Who We Are
The American Indonesian Exchange Foundation (AMINEF) is the binational Fulbright Commission for Indonesia. For twenty-five years we have carried forward the vision and mission of the Fulbright program in Indonesia, which in 2017 will celebrate its 65th anniversary. AMINEF’s many programs for educational exchange have increased mutual understanding between the United States and Indonesia and strengthened the ties that unite our two countries. Since 1950, 2,815 Indonesians and 1,120 Americans have participated in exchanges. Approximately 80 percent of the Indonesians received graduate degrees at the master’s or doctoral levels from American universities. The remaining 20 percent participated in non-degree exchanges administered by AMINEF.
The launching of the Higher Education Partnership (HEP) within the framework of the Comprehensive Partnership announced by Presidents Obama and Yudhoyono in June 2010 gave a significant boost to the Fulbright program in Indonesia that continues to be felt. The HEP had the primary aim of building a closer bilateral relationship through people-to-people exchanges in education. Under the HEP, the United States committed to help build Indonesian higher education capacity and to significantly increase the number of Indonesians who study, teach, and conduct research in the United States and the number of Americans who study, teach, and conduct research in Indonesia. AMINEF has played a significant role with funds provided through the U.S. Department of State’s Bureau of Educational and Cultural Exchange (ECA) for Fulbright and non-Fulbright ECA exchange programs and other activities administered by AMINEF. The Fulbright–Indonesia Research in Science and Technology (FIRST) program and other US government-funded programs specifically address exchanges in science, technology, engineering, and mathematics (STEM) for both Indonesian and American researchers, teachers, and scholars.
Our cooperation with ECA, the U.S. Embassy’s Public Affairs Section in Jakarta, the International Institute of Education (IIE), the Council of International Exchange of Scholars (CIES), and various Indonesian ministries and government and private sector institutions in Indonesia has been instrumental to the success of AMINEF’s Fulbright and other programs and has immeasurably helped us in meeting the many challenges that we face.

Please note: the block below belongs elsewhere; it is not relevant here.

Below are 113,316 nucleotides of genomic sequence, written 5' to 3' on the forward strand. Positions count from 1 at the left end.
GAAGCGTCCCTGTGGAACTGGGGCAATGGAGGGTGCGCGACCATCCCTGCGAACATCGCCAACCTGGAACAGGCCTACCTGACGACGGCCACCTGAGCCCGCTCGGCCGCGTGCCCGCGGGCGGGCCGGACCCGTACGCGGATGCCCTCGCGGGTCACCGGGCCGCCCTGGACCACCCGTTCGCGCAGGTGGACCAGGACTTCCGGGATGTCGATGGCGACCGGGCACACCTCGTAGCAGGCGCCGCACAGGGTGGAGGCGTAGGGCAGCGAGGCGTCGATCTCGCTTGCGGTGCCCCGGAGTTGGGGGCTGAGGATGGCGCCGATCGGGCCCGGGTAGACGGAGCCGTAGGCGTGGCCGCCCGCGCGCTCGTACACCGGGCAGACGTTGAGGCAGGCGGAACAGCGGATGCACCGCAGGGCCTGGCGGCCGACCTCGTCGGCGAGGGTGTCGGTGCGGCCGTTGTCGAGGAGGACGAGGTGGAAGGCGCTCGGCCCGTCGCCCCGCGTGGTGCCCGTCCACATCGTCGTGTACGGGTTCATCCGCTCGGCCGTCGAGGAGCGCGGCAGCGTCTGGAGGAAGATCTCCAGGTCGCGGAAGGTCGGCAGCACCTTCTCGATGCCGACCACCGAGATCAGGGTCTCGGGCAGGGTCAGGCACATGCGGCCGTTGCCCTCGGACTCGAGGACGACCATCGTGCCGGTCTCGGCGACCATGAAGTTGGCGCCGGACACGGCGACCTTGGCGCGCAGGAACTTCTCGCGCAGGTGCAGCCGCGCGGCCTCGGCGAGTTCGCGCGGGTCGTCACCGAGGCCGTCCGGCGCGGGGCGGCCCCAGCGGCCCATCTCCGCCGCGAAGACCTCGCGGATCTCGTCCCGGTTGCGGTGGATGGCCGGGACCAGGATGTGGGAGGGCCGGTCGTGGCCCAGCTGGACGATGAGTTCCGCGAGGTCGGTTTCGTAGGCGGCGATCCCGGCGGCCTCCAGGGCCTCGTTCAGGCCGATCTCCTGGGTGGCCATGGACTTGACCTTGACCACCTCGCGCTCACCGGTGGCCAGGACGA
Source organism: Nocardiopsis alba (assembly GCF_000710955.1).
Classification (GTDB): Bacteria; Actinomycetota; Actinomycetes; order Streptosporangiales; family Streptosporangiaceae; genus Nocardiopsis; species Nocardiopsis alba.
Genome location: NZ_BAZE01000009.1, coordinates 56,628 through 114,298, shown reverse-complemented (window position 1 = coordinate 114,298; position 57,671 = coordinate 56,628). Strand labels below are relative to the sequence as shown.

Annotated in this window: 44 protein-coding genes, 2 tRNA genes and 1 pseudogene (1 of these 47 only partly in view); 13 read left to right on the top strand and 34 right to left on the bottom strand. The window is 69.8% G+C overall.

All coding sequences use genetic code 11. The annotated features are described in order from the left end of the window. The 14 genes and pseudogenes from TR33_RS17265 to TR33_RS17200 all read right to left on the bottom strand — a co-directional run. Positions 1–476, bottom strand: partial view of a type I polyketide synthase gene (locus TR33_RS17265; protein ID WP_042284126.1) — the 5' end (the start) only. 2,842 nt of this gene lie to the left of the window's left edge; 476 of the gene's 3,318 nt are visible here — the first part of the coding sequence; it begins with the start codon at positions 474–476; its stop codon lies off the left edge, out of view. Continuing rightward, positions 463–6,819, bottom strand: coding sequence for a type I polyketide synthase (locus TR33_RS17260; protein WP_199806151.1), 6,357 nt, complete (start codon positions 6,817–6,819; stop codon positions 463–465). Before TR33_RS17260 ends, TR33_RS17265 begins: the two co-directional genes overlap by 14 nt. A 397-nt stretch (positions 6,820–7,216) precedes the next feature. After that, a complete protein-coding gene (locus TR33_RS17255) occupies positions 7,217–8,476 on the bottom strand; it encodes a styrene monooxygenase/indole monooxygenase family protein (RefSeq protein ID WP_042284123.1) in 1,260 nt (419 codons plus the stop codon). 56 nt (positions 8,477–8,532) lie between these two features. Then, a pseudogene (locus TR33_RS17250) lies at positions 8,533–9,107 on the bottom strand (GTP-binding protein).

In our core programs, we try to give preference to qualified candidates who intend to teach or who are already university teachers, while not ruling out support for professionals in various fields. While Fulbright is not specifically an institutional capacity-building program, our attention to the needs of the more than 2,000 Indonesian universities has generated a very positive response. We also administer a large Grants for Indonesian Lecturers Program (RISTEK–DIKTI), which is funded by the new Ministry of Research, Technology, and Higher Education (previously the Ministry of Education and Culture) and provides grants exclusively to permanent university teachers. For this program, the express goal is, in fact, capacity-building of Indonesian tertiary education institutions.
However, in the programs outside our core program, and with the exception of the RISTEK-DIKTI program, our goal has not specifically focused on a preference for university lecturers. For example, the Fulbright–KEMLU program, funded by the Ministry of Foreign Affairs and drawn to a close in 2016, has supported junior diplomats to study for master’s and Ph.D. degrees. The FIRST program mentioned above also provides grants to applicants from varied backgrounds and institutions and is not restricted to academic lecturers.
For information on AMINEF’s funding and partnership, see “Funding and Partnerships”